The most striking thing about the protests is that they have been allowed to continue and clearly govt approval (more than one protester) hasn't been sought, yet the authorities haven't clamped down on them .... yet. I would assume Putin just wants them to fizzle out, lose momentum etc. Having seen what stepping in to prevent protests leads to in neighbouring countries.

Should the LDPR gain power in Russia, pretty much the same, albeit undoubtedly something to please the masses just after election. A bit like Claudius and the invasion of Britannia.
 
Crashing in flames near you in a few years time...


On the other hand, taking bladdered Ivans out of the equation, perhaps their overall safety record might improve? As if it could get any worse.
On the other hand, what a grand excuse to whail Hacking when one crashes exactly on a Putin designated target.
 
With respect to the Khabarovsk protests "not receiving much air-time with western or Russian media outlets", look at the reaction that @KGB_resident has been getting to posting about it on this thread. He's being told that it doesn't matter, that he's bringing it up to try to divert attention from other issues, etc. It may be nothing or it may be the start of the most significant events in Russia since the fall of the Soviet Union. Either way it doesn't fit the preconceived Western agenda being pushed by some so it gets ignored. The idea that what the important issues are in Russia will be the ones decided by the Russian people instead of by the West just isn't acceptable to some people.

Russia will change as it does from time to time. We may not like whatever the change turns out to be and it may not be changing just now, but they will change and probably for their own reasons. When it does happen it will come as a great surprise to many people in the West because they were on perma-send instead of listening.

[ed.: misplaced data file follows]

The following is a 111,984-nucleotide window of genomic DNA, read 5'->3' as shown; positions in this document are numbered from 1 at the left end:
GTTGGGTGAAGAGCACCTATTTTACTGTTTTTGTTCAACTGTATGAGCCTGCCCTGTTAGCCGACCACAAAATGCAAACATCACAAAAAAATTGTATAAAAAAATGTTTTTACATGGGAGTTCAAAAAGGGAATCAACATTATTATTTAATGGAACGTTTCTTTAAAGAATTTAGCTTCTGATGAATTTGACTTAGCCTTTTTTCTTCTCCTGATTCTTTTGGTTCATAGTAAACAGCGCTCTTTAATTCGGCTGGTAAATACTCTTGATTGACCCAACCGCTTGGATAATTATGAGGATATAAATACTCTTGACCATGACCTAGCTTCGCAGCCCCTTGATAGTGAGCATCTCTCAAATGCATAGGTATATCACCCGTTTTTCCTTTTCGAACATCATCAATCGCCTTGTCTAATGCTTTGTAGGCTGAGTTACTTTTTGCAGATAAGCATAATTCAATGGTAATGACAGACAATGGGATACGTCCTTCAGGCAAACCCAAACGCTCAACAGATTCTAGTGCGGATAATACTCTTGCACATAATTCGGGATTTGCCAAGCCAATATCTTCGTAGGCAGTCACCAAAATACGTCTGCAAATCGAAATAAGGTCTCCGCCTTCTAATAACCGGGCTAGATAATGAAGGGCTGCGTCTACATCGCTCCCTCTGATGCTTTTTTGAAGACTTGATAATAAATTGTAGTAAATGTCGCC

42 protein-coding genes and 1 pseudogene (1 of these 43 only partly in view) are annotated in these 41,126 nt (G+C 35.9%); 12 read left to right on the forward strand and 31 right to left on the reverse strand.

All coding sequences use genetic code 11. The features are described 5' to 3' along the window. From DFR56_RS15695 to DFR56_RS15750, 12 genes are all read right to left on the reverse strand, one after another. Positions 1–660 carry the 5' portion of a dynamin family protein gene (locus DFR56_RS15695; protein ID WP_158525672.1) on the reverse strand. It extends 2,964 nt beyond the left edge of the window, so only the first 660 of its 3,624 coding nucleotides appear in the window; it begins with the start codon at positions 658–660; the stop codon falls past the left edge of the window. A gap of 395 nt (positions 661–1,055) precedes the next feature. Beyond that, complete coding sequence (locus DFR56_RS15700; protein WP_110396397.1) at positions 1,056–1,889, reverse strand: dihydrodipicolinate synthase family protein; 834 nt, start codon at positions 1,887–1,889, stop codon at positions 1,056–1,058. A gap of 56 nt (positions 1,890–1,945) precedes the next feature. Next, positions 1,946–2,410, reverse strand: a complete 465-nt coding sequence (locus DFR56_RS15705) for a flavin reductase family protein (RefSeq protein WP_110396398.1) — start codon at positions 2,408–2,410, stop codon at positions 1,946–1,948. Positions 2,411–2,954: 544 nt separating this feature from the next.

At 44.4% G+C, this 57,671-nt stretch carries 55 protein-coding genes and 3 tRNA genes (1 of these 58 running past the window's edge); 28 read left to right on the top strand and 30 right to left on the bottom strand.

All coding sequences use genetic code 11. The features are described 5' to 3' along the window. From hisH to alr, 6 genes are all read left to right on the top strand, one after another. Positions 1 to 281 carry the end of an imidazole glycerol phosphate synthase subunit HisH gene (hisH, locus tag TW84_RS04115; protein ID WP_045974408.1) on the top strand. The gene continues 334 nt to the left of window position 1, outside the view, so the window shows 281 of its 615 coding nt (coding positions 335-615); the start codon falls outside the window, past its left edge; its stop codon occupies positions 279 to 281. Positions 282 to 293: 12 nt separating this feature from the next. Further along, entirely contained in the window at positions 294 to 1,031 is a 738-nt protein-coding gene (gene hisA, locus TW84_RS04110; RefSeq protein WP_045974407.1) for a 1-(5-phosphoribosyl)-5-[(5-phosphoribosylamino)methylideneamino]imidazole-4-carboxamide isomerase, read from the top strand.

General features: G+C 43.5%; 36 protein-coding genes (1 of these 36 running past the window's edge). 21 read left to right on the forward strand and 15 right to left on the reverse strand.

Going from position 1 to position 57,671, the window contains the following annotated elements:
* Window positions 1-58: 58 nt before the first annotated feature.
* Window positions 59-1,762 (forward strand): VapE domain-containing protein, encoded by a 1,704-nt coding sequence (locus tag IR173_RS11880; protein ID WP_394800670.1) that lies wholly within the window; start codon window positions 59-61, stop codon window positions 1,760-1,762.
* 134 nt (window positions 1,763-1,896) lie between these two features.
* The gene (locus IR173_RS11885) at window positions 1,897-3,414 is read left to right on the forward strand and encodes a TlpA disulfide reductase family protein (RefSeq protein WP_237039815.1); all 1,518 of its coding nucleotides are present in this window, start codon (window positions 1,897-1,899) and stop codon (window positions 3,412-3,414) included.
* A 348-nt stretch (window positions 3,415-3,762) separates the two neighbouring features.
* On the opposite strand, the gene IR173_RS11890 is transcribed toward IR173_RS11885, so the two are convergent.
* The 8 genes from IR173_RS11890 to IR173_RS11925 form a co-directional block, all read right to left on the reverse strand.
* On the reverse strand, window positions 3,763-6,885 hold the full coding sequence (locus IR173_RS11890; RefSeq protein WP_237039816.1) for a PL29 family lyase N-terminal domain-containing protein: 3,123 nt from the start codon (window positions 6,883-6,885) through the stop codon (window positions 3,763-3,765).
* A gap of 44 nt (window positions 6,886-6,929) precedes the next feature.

Kite-flying, wishful thinking or a real possibility?

'Suppose you ordered a crackdown and nobody came? The continuing protests in the Russian city of Khabarovsk, triggered by the arrest of the elected local governor, do not simply demonstrate pent-up dissatisfaction toward Vladimir Putin’s regime—they also demonstrate some of the potential limitations of its control over the security forces. As the Kremlin seems to be pivoting toward a renewed campaign of repression, the question of the morale and loyalty of its enforcers becomes crucial.

'Thousands of protesters have turned out every weekend since July 9, when the Khabarovsk region’s governor, Sergei Furgal, was arrested on 15-year-old murder-conspiracy charges. This is less about Furgal himself so much as a widespread local discontent about a government they feel only notices the territories outside Moscow’s MKAD beltway when it is time to tax them.

'What has been particularly striking, though, has been that although none of the protests have been authorized, the local police have not tried to control them. This weekend, six protesters out of maybe 10,000 were detained: Two protesters were sentenced to a week behind bars, two were fined 10,000 rubles ($134) each, and two more were held overnight then cut loose. Compared with how protests elsewhere in Russia have been handled, this was positively benign.

'It is not as if Khabarovsk lacks for security forces. Along with its regular police, it has an OMON riot police unit, a SOBR SWAT team, an Independent National Guard Motorized Battalion and Interior Troop Brigade, and the 21st “Typhoon” Special Designation Commando Detachment.

'As if that were not enough, as a key city along the Chinese border, the army’s Eastern Military District is headquartered there, and there is also a regional headquarters of the Federal Security Service (FSB).

'Yet the police have not just done little to prevent the protests; they have also escorted the marches and fraternized with demonstrators who chanted “thank you, police” after officers handed out face masks. Even the fearsome National Guard have left them be, demonstrating what one observer said was obvious sympathy for them.